The Role of Chemistry in History

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Environmental Problems

April 23rd, 2008 · No Comments ·

Introduction / DDT molecule / Malaria / World War II

Environmental Problems / Insect Resistance / BeginUsing Again?  /  References

  • In Silent Spring, Rachel Carson claimed that DDT was responsible for:

    • the decline in the bird population because of thinning of eggshells

    • the decline of the fish population

  • However, a study conducted in 1998 in Great Britain suggests that eggshells were thinning about 47 years before DDT even became available

    • Rhys E. Green, of the Edinburgh office of the Royal Society for the Protection of Birds, speculated that the initial cause of the thinning was due to the beginning of industrialization because the polluntants that were released into the air may have contributed to a reduction in calcium which is needed for eggshells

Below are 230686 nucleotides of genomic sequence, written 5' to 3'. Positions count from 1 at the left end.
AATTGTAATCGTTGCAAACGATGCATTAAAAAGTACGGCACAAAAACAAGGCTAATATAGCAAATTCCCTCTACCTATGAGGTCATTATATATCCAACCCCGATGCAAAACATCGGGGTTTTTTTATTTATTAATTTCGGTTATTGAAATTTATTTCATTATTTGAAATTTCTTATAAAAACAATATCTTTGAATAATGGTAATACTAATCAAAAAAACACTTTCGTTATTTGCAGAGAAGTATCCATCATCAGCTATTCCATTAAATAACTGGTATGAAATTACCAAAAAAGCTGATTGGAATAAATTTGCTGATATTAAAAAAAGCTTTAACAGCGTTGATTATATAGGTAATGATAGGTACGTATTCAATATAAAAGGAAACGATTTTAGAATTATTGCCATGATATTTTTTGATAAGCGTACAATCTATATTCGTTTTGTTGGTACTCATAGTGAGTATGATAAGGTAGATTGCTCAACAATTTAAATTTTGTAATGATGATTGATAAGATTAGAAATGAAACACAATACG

• Another study concurred with Carson and stated that DDT also accumulates in the tissues of animals which induce reproductive and neurological defects in birds and fish

  • And yet another study claimed that DDT also builds up in cows milk and can cause severe impairment in calves.

  • No matter what problems DDT may or may not cause the environment there has been evidence to suggest that it was only the massive agricultural use of DDT and not the malarial use that caused the environmental problems.

    • statistics gathered by Roberts, Laughlin, Hsheih, and Legters (see reference section):

      • more than 765 kilograms of DDT might be used to treat 100 acres during a growing season

      • that same amount is sufficient enough to treat more than 1,692 houses or approximately 8460 persons (assuming there are 4-5 persons per house)

  • It has also been discovered that the appearance of resistant mosquitoes coincides with locations where DDT was used for agricultural purposes.

Tags: DDT